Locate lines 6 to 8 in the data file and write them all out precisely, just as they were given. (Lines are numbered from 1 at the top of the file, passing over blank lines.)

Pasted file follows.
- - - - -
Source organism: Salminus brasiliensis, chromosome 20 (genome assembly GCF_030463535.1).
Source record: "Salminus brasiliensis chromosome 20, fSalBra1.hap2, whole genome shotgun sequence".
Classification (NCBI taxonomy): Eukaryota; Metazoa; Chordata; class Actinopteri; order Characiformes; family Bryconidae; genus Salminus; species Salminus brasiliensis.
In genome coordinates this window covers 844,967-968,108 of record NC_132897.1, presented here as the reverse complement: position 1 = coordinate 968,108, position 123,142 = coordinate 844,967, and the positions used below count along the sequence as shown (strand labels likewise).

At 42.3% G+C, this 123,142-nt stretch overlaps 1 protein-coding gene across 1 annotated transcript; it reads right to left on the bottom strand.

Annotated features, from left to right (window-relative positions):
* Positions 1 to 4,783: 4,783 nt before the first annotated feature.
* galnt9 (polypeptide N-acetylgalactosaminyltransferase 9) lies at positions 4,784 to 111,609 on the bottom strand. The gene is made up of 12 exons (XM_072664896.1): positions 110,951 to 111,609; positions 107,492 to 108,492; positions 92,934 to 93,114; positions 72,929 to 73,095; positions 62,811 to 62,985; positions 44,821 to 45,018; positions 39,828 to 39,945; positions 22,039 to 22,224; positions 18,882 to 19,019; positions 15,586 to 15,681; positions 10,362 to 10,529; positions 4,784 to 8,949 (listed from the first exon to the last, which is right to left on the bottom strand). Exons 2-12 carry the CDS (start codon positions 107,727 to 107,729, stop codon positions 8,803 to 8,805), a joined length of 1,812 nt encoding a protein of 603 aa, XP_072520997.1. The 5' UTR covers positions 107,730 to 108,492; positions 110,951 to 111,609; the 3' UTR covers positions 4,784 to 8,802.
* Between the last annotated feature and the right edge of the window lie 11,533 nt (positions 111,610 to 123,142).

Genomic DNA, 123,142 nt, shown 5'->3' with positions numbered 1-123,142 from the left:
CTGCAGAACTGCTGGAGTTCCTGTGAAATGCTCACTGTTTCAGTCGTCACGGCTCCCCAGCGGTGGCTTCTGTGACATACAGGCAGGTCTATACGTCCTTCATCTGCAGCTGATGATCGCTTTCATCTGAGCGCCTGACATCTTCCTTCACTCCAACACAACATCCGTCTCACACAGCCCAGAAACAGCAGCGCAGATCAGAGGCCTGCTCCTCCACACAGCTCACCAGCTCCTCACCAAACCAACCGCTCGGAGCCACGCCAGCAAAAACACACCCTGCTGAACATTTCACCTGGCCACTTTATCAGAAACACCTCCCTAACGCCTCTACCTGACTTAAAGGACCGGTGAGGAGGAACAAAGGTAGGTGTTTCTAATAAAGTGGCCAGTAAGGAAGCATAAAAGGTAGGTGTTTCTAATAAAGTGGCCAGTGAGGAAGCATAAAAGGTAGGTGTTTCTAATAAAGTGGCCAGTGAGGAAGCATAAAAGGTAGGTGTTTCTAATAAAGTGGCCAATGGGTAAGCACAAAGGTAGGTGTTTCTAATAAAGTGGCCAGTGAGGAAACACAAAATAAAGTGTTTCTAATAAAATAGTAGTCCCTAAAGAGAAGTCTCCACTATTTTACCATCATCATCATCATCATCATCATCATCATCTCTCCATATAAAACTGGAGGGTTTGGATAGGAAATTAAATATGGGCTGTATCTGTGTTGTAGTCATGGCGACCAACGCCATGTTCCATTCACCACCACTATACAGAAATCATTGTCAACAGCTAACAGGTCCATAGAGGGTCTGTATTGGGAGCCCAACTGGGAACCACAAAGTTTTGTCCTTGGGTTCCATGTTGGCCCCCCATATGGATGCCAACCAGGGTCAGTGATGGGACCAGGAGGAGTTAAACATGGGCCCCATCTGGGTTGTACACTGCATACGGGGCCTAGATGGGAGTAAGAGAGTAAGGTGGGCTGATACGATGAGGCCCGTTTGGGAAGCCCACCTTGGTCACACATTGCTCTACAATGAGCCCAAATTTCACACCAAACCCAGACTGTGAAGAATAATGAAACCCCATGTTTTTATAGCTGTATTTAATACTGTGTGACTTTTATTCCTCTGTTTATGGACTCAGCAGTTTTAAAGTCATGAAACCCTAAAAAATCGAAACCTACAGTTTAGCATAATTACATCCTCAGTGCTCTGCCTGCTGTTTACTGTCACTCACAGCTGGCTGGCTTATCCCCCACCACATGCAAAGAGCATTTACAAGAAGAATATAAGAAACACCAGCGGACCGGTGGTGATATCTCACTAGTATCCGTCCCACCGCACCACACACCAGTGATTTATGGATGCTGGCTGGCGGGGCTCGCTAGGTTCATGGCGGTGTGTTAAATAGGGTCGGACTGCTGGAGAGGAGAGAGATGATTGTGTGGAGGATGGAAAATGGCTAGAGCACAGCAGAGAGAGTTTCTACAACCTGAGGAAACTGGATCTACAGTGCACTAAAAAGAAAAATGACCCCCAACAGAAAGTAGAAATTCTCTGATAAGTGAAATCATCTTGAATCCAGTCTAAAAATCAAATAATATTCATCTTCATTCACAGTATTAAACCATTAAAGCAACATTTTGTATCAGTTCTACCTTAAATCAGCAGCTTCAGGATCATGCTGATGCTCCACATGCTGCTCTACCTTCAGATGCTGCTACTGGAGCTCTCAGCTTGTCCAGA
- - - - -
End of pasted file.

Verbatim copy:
Annotated features, from left to right (window-relative positions):
* Positions 1 to 4,783: 4,783 nt before the first annotated feature.
* galnt9 (polypeptide N-acetylgalactosaminyltransferase 9) lies at positions 4,784 to 111,609 on the bottom strand. The gene is made up of 12 exons (XM_072664896.1): positions 110,951 to 111,609; positions 107,492 to 108,492; positions 92,934 to 93,114; positions 72,929 to 73,095; positions 62,811 to 62,985; positions 44,821 to 45,018; positions 39,828 to 39,945; positions 22,039 to 22,224; positions 18,882 to 19,019; positions 15,586 to 15,681; positions 10,362 to 10,529; positions 4,784 to 8,949 (listed from the first exon to the last, which is right to left on the bottom strand). Exons 2-12 carry the CDS (start codon positions 107,727 to 107,729, stop codon positions 8,803 to 8,805), a joined length of 1,812 nt encoding a protein of 603 aa, XP_072520997.1. The 5' UTR covers positions 107,730 to 108,492; positions 110,951 to 111,609; the 3' UTR covers positions 4,784 to 8,802.